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Last week a federal judge in Texas ruled that the Constitution does not give the federal government the power to decree that landlords across the country must house tenants who do not pay their rent. That case, along with a challenge to Arizona Gov. Doug Ducey's pandemic powers that the state Supreme Court will hear next Tuesday, is part of an overdue reexamination of the assumption that politicians can do whatever they deem necessary to fight COVID-19.
The eviction moratorium, which the Centers for Disease Control and Prevention (CDC) originally issued in September, was renewed by Congress in December, then extended again by the Biden administration. It is based on a breathtakingly broad reading of the CDC director's authority to "take such measures" he "deems reasonably necessary" to stop the interstate spread of communicable diseases.
The CDC reasoned that evicted tenants might "become homeless" or "move into close quarters in shared housing," thereby increasing the risk of virus transmission. That rationale suggests the CDC's authority is vast, encompassing any policy that is plausibly related to disease control, including business closures and a national stay-at-home order as well as the face mask requirement that Biden ultimately decided could not be imposed by executive fiat.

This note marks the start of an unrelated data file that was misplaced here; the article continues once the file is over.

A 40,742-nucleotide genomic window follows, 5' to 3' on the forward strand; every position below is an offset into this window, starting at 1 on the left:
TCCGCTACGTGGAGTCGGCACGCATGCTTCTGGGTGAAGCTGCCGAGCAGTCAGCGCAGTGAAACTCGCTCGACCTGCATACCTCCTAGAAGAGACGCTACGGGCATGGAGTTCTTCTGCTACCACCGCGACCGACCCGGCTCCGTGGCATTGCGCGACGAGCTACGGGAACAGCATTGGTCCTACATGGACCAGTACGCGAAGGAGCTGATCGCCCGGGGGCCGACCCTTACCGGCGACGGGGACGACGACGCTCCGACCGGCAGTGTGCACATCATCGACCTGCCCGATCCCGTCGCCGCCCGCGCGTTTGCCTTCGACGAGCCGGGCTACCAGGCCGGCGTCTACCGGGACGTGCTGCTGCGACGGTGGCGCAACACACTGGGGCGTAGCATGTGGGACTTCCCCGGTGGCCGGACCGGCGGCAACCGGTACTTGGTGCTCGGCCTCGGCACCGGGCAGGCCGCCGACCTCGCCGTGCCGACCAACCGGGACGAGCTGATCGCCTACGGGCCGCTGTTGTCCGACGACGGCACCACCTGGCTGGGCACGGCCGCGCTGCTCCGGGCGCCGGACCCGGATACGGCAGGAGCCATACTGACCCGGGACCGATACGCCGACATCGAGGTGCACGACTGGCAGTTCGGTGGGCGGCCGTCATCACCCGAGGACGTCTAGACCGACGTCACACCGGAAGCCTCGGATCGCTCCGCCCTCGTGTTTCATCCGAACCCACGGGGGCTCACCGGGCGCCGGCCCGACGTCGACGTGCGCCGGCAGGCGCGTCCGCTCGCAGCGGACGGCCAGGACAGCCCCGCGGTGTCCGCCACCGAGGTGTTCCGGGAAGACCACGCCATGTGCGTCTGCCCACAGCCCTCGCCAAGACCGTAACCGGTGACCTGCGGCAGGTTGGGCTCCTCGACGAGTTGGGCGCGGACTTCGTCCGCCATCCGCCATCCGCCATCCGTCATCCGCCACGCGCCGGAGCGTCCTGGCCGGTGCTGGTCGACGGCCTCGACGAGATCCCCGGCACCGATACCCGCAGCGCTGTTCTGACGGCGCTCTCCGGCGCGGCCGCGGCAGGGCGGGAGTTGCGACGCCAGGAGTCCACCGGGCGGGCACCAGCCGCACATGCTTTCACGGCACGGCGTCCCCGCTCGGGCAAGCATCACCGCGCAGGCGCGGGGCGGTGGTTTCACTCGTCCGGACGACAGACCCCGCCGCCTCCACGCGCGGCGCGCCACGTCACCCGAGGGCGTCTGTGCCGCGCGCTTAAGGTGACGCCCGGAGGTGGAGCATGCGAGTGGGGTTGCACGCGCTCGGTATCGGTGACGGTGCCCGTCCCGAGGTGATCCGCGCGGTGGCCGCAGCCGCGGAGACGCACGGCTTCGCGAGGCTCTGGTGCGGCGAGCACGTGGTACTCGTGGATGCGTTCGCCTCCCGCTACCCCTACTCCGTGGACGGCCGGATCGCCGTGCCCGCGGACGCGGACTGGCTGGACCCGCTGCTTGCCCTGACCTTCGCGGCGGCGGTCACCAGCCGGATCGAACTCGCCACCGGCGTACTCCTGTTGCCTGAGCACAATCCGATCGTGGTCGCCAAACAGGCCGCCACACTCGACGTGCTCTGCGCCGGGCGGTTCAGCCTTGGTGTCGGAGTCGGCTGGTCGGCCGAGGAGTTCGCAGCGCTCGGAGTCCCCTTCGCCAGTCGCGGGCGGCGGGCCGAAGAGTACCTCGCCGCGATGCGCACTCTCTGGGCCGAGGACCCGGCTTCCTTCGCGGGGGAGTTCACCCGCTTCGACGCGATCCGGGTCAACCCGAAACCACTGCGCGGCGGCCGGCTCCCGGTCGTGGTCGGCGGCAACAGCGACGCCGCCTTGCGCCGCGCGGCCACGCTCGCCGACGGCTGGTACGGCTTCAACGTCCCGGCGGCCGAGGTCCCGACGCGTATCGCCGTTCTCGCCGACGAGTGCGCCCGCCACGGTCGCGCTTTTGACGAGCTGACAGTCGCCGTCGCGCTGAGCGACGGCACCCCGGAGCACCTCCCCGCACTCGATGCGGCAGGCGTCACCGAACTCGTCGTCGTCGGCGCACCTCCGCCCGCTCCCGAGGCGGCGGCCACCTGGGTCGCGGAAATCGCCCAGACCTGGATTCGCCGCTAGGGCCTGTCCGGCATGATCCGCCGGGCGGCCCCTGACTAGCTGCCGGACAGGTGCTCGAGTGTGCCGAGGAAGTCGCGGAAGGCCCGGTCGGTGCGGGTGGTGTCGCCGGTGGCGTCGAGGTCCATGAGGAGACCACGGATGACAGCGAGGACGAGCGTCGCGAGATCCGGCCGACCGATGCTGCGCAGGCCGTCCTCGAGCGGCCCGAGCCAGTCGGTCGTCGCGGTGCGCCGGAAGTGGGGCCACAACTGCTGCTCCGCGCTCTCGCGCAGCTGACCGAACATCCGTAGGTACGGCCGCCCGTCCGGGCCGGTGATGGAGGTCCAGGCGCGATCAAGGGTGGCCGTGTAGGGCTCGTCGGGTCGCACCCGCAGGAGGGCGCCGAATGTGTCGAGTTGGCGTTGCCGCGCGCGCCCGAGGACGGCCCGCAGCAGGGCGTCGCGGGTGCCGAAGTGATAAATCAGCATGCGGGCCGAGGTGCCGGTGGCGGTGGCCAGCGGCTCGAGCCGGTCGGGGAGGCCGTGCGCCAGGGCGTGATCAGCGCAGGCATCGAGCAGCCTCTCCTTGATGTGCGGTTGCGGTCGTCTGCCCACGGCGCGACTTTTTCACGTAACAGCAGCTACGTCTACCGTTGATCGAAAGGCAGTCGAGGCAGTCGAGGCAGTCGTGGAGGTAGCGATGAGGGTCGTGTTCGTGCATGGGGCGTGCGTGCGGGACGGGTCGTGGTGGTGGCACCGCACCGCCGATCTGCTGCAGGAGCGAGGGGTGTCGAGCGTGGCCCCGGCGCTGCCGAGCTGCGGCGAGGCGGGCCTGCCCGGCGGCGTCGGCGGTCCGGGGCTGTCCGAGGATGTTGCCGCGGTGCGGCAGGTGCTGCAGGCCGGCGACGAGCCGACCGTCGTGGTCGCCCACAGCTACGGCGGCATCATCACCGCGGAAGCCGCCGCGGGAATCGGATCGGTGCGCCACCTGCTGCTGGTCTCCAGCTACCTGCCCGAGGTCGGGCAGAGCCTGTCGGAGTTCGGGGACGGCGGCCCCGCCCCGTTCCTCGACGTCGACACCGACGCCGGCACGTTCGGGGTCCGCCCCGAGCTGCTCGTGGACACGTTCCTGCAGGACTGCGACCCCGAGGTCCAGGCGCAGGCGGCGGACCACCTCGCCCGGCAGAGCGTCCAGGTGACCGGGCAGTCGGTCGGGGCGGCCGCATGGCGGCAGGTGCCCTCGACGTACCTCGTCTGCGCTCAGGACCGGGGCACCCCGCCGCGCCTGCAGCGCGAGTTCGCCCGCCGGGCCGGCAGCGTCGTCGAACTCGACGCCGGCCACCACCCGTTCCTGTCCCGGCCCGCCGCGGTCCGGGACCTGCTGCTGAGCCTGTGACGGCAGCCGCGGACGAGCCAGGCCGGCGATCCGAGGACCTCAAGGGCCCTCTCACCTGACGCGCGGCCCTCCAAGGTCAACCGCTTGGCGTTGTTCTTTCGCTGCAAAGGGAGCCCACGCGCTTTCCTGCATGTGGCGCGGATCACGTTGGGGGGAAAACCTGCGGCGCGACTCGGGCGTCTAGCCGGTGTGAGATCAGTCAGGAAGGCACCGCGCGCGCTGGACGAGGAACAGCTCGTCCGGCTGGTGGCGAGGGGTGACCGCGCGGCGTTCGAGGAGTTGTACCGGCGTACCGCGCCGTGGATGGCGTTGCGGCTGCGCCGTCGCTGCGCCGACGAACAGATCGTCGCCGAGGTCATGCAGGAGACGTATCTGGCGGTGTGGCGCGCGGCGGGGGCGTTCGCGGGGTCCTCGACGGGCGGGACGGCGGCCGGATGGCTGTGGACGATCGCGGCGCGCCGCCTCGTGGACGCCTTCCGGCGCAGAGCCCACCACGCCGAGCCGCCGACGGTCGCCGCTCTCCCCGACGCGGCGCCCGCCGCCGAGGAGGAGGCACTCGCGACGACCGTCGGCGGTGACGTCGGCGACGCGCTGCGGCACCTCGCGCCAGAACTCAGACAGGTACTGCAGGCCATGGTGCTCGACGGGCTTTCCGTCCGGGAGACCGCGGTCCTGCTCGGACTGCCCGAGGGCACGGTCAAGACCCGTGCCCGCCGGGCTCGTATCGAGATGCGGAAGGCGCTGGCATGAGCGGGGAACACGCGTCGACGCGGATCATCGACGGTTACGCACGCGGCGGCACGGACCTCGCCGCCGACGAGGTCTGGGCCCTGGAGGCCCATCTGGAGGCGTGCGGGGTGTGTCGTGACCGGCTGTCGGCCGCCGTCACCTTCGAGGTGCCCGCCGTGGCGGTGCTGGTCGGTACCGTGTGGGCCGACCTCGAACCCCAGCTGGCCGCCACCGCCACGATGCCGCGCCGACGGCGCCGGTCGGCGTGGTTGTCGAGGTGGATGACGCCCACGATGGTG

Even with congressional approval, Judge J. Campbell Barker of the U.S. District Court for the Eastern District of Texas ruled last week, blocking the enforcement of rent obligations exceeds the federal government's authority to regulate interstate commerce. Barker noted that the blanket ban on evictions, which the government claimed it could impose even in the absence of a public health threat like COVID-19, was historically unprecedented, did not involve interstate commerce, and was not necessary to enforce a broader scheme of economic regulation.
Barker emphasized that the case had no bearing on the constitutionality of state or local eviction regulations. His ruling hinged on the distinction between the federal government, which has no more authority than the Constitution grants, and the states, which retain a broad "police power" that extends much further.
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